But spring cleaning would have to wait. He needed to eat—and quickly. Ungainly as a hatchling, he lumbered to his feet and made the arduous climb up the narrow tunnel leading to the outside world. Blinded by the sun’s glare, he plunged right into a thick bank of snow.

Claws of the Great Serpent! he swore. Of all times to awake from long-sleep, it would have to be in the dead-freeze of winter. The caribou would have retreated to the lowlands, requiring him to fly a goodly distance in pursuit of food, which had probably all gone lanky and tough by now. Even worse, his drink-pond was capped in a thick layer of ice. In his present state, he could barely melt an icicle. Taking inspiration from the idea, he plucked a spear of ice from the lip of the cave and placed it on his tongue. With a tingle of pleasure, the water trickled down his parched gullet, turning to steam as it passed beneath his fire gland. With each fresh icicle, warmth slowly diffused throughout his body.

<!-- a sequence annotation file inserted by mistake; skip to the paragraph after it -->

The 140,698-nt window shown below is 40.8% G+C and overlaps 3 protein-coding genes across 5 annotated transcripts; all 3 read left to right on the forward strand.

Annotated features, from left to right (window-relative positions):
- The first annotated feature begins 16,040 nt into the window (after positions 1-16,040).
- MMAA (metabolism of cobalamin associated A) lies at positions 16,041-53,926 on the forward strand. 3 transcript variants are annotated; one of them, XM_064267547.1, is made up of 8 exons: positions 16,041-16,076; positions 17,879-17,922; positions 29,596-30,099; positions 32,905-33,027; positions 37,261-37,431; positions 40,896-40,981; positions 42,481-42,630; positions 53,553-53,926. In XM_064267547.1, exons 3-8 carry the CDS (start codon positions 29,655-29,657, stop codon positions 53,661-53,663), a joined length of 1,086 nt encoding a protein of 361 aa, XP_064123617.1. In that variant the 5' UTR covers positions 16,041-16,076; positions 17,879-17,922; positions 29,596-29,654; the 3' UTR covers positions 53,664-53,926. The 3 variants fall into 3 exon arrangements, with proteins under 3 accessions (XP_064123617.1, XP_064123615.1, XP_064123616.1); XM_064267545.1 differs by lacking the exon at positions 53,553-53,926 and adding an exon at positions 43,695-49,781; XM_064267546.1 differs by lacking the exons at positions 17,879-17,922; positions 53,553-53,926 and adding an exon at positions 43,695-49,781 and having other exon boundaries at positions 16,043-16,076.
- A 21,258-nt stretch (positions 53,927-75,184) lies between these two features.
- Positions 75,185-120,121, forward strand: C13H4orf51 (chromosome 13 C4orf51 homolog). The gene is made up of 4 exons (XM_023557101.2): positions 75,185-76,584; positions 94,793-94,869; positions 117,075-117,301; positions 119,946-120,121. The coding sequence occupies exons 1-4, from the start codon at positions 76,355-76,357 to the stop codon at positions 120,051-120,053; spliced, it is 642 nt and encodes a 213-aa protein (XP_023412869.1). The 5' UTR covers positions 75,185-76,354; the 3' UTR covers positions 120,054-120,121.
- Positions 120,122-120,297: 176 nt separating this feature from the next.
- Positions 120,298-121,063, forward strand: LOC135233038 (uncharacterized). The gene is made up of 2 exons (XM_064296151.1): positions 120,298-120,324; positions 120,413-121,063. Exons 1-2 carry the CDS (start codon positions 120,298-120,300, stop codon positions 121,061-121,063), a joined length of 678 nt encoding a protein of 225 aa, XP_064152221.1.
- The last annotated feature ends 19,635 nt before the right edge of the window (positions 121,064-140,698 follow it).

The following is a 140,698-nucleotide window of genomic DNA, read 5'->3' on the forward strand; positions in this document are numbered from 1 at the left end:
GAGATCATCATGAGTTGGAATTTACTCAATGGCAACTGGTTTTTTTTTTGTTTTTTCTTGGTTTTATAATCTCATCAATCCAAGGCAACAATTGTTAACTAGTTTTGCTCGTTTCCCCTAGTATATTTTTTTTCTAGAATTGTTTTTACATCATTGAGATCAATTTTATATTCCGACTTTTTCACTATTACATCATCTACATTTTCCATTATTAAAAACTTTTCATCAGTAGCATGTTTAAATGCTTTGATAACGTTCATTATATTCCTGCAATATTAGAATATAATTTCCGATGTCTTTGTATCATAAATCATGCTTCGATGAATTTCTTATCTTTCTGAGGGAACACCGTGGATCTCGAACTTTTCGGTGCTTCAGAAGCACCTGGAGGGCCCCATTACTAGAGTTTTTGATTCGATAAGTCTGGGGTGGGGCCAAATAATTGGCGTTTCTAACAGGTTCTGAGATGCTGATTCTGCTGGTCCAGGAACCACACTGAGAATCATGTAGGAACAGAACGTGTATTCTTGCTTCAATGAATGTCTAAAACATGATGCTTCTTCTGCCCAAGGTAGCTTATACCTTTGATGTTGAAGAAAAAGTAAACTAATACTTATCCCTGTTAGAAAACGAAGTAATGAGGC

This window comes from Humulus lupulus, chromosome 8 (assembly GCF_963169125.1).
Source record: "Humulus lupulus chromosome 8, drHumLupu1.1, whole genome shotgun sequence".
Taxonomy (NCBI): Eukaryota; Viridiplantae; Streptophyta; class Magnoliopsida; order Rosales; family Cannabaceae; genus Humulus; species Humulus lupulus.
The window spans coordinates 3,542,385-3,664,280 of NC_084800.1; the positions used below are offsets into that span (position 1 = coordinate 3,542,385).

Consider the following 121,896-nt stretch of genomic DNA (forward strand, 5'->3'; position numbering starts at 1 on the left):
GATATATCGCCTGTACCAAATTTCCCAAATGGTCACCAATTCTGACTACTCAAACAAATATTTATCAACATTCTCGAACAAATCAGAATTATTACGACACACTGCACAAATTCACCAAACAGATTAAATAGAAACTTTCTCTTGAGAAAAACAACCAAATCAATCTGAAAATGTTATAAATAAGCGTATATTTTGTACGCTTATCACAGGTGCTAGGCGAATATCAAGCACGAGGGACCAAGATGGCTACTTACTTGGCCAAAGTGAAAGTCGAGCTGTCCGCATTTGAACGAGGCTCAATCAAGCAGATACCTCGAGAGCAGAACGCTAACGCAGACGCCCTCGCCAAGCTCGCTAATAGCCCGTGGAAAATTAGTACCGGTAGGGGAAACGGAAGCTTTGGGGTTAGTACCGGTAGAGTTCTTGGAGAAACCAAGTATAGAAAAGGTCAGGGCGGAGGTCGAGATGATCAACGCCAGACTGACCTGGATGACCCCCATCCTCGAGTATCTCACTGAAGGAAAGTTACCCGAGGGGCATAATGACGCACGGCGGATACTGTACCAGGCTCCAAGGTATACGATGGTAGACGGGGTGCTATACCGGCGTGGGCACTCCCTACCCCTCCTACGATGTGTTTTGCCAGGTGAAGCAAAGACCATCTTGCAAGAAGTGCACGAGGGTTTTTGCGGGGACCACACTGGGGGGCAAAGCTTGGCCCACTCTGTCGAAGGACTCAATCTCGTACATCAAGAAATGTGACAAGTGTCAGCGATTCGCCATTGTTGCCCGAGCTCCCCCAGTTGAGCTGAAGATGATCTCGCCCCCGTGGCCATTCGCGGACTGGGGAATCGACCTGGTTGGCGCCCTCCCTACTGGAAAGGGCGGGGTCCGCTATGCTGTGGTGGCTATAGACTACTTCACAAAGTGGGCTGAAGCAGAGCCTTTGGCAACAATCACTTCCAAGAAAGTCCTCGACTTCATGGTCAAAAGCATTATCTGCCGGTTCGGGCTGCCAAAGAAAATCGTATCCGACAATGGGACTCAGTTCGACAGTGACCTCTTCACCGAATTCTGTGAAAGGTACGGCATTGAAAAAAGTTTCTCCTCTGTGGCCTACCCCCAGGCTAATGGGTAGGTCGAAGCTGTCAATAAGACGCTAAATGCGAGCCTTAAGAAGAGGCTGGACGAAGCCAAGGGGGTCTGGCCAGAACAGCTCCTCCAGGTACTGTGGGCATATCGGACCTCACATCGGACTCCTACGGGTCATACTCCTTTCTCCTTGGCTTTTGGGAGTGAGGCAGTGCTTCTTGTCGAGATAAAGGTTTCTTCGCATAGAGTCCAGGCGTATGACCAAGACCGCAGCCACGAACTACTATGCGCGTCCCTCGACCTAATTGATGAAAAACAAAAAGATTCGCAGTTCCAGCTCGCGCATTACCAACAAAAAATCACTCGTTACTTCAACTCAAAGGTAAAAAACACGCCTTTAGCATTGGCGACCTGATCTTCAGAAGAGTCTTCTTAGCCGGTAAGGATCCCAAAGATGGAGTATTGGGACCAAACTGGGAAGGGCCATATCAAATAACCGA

He heard a crunching noise from downslope. He sniffed the air. Ram. Not his preference, but it would suffice in a pinch.

* * * * *

“Oooooh—There was once a fair maiden called Rose, that had a thorn on the end of her nose—”

Moribus Ansol Polibdemus the Third, famed dragonslayer, sang loud and out of key, but he didn’t much care. Only the flobbery mosquitoes and tuneless crickets were listening.

“And if a beau tried to peck her, she would prick the pecker—to take her flower you must first pick her nose.”

He had picked up the scandalous verses a lifetime ago as a boy on his father’s farm in Twin Oaks, overhearing the talk of the seasonal farm hands. His pa would have strapped him good for repeating them, which was why he had been inclined to do it so often.

“Oooooh—There was a brazen young monk called Babbit, that saw no point in wearing a habit, ’til he set out one day, met a squirrel on the way and—and—Blast! Habit, habit, habit. What rhymes with habit? Rabbit. Grab it. Blab it. Nab it—Dammit!” He stepped in something squishy. Balancing precariously on one foot, he scraped away the gummy layer of caribou dung from his boot-sole with the hardened root that serviced as a walking stick.